Used Les Crowder's design with the ends influenced by Michael Bush's. One observation I have about Les Crowder's design is that the hive is pretty darn shallow (mine are only about 7" deep). I don't know if that's going to be an issue in the sense that there might not be enough room for them, I suppose I'll find out. But that design seems to be pretty widely used so it must be OK.
For the top bars we used two 2x10x10. Then ripped three 1.25" and three 1.5" bars from each board down the entire length (this leaves a 0.25" spacer when you rip the final length). Then we ripped the angle in each side, cut each piece in 20" sections, then cut "up" from each end about 2". Then cut the bevel towards the outside. They turned out pretty darn well. About the only thing I would change would be a little steeper angle for the bevel. The method is outlined here in post #50 by stdavis: http://www.beesource.com/forums/sho...to-build-cheap-top-bars&p=1047726#post1047726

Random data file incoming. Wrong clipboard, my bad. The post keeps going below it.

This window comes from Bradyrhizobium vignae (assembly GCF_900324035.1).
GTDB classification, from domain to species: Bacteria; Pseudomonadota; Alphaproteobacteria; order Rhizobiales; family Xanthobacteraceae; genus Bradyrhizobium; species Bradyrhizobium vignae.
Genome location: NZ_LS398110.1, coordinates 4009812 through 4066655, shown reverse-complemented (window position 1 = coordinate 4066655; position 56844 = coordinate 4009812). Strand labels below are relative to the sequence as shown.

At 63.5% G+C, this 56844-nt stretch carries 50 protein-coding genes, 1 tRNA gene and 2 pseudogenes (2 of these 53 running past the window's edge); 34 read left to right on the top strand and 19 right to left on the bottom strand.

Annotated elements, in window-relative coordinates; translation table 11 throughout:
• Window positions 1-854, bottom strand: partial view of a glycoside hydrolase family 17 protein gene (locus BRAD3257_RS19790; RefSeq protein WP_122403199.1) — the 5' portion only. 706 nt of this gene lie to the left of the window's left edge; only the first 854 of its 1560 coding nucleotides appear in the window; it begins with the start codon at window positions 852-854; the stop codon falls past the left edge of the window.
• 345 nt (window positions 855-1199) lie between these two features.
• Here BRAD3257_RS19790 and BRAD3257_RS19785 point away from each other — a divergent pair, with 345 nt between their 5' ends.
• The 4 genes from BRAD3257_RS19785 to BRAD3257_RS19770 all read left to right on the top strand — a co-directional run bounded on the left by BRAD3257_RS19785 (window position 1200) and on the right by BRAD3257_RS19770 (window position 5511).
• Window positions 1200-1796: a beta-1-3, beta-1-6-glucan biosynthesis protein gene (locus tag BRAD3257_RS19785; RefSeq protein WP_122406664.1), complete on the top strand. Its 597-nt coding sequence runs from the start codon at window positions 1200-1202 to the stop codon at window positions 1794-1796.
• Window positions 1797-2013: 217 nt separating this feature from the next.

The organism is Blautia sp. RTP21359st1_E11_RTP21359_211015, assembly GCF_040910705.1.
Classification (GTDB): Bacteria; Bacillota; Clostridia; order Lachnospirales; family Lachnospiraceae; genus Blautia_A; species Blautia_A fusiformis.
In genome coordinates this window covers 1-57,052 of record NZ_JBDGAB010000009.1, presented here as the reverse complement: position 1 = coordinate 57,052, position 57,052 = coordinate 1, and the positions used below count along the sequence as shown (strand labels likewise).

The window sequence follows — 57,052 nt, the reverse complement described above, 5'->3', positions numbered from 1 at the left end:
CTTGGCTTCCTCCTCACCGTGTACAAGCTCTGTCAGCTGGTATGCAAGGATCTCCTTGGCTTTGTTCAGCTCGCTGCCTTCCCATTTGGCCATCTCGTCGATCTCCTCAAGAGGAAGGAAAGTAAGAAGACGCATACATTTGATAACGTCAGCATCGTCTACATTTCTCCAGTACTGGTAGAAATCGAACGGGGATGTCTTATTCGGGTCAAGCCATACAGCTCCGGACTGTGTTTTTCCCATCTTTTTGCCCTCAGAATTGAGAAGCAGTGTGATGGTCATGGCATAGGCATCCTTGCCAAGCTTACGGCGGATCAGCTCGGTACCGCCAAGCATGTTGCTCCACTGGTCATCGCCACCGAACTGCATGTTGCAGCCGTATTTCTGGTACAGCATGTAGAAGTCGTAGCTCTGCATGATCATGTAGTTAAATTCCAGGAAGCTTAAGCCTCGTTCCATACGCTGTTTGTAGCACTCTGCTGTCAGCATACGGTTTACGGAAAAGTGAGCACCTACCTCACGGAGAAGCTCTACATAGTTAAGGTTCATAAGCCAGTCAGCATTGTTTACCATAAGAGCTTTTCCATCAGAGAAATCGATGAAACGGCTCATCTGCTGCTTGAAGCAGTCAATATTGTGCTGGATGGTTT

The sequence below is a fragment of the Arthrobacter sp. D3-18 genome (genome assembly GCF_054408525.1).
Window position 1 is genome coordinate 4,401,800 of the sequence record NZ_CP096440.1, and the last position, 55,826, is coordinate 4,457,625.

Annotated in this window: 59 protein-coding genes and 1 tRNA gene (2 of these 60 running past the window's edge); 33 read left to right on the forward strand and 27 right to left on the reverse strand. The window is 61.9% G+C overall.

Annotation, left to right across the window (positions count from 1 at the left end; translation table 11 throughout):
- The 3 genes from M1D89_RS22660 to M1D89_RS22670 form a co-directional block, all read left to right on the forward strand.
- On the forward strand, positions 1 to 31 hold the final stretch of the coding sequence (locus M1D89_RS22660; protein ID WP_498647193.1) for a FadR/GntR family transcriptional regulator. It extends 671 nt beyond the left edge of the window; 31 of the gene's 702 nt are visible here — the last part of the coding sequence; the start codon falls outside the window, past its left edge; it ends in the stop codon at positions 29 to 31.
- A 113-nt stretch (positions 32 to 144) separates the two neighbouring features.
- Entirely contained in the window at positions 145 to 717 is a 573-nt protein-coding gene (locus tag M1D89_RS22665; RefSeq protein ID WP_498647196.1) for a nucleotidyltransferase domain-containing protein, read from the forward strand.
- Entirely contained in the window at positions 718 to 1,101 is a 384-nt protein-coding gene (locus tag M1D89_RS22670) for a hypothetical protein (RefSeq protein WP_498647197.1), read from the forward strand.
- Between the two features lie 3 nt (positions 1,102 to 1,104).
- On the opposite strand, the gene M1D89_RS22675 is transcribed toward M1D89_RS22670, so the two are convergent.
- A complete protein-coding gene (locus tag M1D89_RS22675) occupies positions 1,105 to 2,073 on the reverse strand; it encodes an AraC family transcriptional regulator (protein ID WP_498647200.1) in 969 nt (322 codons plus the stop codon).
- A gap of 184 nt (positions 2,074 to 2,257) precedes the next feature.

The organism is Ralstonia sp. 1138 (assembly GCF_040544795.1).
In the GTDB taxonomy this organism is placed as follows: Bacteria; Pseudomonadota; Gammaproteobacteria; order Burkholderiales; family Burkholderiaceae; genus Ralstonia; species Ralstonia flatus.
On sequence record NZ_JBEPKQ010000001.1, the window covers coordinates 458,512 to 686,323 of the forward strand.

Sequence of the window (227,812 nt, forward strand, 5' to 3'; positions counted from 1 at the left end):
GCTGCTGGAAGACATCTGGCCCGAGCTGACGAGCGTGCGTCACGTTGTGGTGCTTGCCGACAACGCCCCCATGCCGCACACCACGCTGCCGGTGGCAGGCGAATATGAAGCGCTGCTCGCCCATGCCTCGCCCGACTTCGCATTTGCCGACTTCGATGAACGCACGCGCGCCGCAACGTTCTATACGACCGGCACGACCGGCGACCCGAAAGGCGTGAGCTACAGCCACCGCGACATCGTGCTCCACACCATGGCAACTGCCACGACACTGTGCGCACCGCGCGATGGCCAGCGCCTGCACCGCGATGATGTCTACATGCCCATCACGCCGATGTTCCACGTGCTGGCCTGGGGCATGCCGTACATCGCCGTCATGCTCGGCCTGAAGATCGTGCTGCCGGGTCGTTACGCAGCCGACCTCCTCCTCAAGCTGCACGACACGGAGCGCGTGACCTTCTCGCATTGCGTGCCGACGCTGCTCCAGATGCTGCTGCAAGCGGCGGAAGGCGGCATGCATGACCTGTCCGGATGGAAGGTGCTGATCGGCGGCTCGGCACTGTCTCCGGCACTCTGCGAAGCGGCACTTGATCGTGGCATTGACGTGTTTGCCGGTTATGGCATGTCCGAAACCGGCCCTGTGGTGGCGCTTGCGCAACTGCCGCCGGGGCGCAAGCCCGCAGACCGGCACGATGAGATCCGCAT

Each 10' 2x10x10 cut into 18 1.25" bars and 18 1.5" bars perfectly, in addition to yielding plenty of 0.25" spacers if we need them. Total for the bars was under $20 in wood. The hives are 48" inside and hold about 34-35 bars with a gap in one end for the top entrance.
The last thing we did was cut in the observation windows and put on covers for the windows. Unfortunately, we had an "opps" and forgot to do them before we assembled the hive. Not a huge deal, but it did make their install a bit more difficult.